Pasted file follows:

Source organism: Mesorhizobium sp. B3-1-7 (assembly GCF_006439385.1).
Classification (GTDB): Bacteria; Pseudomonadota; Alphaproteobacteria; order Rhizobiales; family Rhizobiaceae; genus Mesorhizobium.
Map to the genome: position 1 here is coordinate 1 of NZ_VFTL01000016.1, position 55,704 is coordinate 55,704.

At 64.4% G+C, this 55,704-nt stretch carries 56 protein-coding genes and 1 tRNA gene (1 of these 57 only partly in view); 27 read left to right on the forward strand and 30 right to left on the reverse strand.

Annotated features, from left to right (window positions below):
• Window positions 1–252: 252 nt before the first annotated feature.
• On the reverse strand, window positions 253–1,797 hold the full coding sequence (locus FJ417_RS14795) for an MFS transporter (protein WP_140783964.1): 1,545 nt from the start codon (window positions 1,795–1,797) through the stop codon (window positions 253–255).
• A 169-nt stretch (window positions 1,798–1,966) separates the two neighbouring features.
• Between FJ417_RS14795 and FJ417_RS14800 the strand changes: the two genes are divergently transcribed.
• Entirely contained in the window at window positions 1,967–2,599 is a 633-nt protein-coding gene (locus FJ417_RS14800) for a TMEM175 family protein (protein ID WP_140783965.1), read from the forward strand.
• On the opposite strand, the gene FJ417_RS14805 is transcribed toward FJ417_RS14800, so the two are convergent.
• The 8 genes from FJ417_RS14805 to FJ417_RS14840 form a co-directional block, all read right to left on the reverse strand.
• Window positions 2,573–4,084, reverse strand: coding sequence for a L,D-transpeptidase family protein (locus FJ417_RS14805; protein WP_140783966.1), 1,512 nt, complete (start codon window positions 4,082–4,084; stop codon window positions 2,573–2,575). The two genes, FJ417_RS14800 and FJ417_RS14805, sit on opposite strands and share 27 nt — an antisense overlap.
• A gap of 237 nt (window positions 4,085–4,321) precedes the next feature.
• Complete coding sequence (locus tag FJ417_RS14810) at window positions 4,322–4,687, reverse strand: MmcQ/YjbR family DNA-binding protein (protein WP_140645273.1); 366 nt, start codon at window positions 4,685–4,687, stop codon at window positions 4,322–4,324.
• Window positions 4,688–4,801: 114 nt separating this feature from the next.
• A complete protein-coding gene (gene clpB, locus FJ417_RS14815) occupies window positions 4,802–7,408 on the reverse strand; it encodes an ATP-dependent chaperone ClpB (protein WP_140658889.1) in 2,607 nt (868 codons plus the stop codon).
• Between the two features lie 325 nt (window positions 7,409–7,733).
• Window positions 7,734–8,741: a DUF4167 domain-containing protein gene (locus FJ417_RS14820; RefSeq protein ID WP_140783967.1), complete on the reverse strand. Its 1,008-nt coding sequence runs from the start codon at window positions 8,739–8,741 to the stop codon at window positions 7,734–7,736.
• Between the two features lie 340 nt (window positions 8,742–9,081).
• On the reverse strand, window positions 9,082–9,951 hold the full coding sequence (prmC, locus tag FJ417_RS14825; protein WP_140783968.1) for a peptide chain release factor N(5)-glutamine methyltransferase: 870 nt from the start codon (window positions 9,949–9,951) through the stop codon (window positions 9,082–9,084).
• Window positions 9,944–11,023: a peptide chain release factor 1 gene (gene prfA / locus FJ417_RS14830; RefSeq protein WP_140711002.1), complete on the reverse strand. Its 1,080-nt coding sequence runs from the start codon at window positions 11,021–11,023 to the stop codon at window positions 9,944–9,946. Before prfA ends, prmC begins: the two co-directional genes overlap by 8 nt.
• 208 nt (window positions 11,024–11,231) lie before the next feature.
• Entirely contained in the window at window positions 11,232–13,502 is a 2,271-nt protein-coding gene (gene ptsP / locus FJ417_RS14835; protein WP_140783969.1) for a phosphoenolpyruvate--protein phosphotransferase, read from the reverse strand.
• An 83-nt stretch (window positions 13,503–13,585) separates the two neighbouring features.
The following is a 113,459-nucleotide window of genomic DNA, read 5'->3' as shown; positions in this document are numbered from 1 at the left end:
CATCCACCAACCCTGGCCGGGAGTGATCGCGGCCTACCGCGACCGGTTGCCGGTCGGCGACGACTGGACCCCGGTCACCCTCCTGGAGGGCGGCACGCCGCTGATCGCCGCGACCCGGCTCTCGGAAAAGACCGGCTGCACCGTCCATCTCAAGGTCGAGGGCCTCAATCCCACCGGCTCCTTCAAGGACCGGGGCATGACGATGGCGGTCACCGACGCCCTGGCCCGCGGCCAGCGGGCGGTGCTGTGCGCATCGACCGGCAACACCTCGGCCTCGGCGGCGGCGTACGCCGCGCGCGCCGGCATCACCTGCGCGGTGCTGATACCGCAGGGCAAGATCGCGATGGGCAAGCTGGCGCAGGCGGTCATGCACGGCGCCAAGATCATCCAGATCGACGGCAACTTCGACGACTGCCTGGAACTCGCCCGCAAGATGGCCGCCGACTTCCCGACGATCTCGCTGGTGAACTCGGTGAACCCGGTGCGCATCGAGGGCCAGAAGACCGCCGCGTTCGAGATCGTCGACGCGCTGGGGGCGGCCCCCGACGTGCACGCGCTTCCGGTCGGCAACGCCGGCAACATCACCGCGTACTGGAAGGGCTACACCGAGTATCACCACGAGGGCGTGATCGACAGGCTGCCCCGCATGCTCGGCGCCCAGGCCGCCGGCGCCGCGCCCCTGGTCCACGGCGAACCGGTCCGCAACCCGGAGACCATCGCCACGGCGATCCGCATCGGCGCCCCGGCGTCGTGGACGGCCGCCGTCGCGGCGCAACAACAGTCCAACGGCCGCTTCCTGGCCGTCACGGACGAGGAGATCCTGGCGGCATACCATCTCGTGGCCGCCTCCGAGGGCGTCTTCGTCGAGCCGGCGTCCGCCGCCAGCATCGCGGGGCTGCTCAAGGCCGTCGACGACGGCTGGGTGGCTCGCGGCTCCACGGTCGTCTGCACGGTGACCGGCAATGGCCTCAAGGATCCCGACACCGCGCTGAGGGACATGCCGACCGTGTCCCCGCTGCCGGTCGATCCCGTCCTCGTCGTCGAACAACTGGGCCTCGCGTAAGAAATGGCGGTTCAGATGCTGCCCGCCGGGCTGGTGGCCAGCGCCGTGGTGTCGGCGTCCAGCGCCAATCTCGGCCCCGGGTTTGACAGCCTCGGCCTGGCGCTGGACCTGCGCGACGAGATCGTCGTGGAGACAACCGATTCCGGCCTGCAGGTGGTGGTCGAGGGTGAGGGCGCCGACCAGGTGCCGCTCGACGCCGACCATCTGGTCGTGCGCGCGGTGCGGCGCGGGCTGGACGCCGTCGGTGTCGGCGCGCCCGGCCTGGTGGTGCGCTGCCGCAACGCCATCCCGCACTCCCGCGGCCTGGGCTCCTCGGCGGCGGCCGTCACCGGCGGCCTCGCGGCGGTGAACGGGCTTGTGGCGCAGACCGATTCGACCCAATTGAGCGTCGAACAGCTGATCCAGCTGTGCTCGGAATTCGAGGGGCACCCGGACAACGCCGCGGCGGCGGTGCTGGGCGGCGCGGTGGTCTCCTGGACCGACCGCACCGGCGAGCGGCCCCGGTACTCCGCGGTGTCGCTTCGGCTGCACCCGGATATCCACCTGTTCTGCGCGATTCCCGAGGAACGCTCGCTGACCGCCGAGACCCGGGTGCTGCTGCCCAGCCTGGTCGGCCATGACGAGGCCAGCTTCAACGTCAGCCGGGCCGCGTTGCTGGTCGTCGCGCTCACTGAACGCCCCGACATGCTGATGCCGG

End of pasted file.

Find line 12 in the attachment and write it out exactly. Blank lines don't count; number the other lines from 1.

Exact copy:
• The 8 genes from FJ417_RS14805 to FJ417_RS14840 form a co-directional block, all read right to left on the reverse strand.